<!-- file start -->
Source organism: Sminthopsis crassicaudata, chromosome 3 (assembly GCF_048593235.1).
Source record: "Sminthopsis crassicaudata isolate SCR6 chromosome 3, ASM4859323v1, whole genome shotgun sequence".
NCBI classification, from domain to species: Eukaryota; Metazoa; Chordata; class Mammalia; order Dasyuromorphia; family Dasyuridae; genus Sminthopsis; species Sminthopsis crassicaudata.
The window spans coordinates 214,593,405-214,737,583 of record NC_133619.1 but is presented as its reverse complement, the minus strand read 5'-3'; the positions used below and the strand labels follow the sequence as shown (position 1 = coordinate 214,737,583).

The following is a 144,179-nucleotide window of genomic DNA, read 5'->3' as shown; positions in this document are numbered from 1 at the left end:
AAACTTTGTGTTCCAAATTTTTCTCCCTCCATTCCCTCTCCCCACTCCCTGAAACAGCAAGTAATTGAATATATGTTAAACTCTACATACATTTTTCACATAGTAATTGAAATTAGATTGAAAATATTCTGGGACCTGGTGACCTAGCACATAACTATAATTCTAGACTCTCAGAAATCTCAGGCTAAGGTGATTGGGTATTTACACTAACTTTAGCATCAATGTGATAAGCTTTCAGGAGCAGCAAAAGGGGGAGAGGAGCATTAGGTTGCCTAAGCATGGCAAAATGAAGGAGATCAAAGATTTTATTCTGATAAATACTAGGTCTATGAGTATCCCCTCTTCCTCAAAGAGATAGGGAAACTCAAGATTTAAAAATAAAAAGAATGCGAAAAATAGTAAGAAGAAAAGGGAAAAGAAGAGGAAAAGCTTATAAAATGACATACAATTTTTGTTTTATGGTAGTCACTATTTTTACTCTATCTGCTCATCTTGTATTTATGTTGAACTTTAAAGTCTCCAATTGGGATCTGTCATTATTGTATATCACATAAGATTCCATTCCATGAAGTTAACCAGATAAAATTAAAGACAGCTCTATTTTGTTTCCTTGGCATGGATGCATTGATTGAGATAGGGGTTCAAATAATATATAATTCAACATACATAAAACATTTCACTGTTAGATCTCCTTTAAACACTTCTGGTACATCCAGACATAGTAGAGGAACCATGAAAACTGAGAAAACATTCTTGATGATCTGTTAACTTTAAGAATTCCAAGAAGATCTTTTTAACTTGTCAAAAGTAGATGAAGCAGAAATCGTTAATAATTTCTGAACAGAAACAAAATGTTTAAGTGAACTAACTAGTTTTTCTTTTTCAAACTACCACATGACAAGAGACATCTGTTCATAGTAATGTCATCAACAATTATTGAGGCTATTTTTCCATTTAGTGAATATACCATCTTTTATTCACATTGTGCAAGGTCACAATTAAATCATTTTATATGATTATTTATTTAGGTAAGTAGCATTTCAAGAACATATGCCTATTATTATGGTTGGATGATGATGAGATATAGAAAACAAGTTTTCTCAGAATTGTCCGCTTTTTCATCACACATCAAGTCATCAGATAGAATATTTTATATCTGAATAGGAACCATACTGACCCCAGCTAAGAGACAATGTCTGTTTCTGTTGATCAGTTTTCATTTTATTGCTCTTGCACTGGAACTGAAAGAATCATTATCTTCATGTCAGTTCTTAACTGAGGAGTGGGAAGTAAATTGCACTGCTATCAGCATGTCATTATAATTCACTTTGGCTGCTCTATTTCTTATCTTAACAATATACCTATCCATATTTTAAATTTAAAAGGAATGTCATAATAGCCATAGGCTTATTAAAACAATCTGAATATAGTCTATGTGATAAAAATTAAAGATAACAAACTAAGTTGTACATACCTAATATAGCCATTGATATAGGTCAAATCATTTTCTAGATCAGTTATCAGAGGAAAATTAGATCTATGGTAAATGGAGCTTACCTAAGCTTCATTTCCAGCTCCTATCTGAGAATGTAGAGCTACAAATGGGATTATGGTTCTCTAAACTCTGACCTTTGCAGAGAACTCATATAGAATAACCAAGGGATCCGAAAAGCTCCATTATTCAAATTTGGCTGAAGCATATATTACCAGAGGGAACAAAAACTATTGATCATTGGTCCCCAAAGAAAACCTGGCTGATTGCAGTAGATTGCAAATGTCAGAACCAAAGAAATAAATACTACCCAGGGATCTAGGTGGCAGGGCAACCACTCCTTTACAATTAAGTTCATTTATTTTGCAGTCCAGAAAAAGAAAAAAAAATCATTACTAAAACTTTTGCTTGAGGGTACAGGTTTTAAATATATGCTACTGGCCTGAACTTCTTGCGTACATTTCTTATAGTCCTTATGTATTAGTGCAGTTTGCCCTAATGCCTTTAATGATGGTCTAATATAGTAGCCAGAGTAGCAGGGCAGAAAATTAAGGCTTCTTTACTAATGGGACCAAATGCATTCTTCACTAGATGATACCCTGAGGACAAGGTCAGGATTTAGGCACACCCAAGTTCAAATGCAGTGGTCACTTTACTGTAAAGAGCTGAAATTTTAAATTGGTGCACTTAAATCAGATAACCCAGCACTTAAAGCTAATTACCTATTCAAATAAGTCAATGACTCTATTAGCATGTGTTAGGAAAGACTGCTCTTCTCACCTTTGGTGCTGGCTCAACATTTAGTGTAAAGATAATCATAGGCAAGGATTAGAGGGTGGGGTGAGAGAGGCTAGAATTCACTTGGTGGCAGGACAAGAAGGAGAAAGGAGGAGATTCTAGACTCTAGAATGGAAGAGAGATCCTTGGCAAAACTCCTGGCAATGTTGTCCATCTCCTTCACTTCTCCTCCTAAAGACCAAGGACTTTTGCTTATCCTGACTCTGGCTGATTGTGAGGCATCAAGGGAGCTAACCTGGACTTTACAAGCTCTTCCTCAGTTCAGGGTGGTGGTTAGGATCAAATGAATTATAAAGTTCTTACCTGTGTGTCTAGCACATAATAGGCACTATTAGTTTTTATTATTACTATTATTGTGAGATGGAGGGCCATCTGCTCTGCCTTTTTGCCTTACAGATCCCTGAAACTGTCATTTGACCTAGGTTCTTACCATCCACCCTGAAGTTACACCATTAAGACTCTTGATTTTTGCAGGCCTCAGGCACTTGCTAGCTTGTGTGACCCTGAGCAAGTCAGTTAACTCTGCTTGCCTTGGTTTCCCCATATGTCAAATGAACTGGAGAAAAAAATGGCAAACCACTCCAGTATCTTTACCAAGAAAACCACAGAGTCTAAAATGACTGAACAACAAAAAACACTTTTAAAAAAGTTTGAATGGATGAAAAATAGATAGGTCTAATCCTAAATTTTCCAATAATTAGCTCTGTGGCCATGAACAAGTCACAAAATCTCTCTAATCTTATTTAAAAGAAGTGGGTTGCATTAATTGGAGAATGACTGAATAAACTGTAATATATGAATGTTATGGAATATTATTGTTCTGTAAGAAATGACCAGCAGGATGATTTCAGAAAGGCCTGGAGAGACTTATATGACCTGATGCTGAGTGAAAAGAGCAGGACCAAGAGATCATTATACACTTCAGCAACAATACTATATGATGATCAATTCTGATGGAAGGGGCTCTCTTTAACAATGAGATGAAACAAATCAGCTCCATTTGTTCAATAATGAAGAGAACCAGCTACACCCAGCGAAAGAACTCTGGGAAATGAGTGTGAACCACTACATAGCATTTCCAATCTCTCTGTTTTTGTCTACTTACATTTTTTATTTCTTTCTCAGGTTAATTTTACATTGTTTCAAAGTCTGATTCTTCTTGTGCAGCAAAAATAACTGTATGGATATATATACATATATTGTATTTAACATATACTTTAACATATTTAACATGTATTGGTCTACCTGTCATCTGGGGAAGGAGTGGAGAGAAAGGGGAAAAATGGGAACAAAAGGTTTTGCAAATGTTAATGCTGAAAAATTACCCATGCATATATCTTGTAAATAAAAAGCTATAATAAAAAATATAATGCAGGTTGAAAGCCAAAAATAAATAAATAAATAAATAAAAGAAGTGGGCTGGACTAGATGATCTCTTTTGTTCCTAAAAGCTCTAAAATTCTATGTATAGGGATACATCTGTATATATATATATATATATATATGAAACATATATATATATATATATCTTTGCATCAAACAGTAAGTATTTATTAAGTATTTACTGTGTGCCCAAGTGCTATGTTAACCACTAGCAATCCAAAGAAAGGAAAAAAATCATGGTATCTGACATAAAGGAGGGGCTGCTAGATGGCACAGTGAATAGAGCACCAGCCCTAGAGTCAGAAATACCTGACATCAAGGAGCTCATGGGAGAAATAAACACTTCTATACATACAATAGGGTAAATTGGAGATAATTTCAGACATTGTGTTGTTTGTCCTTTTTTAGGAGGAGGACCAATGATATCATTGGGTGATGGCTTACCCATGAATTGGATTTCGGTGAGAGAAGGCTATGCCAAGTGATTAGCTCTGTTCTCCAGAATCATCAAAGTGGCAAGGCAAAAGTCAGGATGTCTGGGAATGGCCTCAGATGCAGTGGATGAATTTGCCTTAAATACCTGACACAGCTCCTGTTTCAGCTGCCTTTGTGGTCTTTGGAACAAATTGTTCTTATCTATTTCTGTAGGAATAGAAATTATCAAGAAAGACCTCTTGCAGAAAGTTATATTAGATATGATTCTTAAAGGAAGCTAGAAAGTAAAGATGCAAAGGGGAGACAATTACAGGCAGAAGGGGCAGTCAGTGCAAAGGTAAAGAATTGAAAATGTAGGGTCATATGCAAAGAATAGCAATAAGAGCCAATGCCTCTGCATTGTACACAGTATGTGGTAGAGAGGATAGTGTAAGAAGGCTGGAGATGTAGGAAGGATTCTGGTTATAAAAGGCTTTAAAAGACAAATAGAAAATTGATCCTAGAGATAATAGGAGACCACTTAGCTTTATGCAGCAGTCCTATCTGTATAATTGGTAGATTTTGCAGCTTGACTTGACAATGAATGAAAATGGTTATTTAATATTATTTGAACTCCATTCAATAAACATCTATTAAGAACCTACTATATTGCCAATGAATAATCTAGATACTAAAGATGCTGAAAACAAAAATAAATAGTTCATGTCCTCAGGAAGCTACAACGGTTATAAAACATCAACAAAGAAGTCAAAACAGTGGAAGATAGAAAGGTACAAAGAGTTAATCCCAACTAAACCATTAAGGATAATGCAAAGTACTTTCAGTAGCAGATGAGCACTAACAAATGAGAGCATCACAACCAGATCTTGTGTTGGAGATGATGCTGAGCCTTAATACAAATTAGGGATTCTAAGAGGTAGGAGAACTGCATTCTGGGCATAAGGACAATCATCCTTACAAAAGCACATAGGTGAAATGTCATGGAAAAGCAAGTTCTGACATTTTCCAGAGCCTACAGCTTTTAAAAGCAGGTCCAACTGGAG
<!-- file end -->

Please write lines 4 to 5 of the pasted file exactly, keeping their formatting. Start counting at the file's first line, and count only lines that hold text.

The window spans coordinates 214,593,405-214,737,583 of record NC_133619.1 but is presented as its reverse complement, the minus strand read 5'-3'; the positions used below and the strand labels follow the sequence as shown (position 1 = coordinate 214,737,583).

The following is a 144,179-nucleotide window of genomic DNA, read 5'->3' as shown; positions in this document are numbered from 1 at the left end: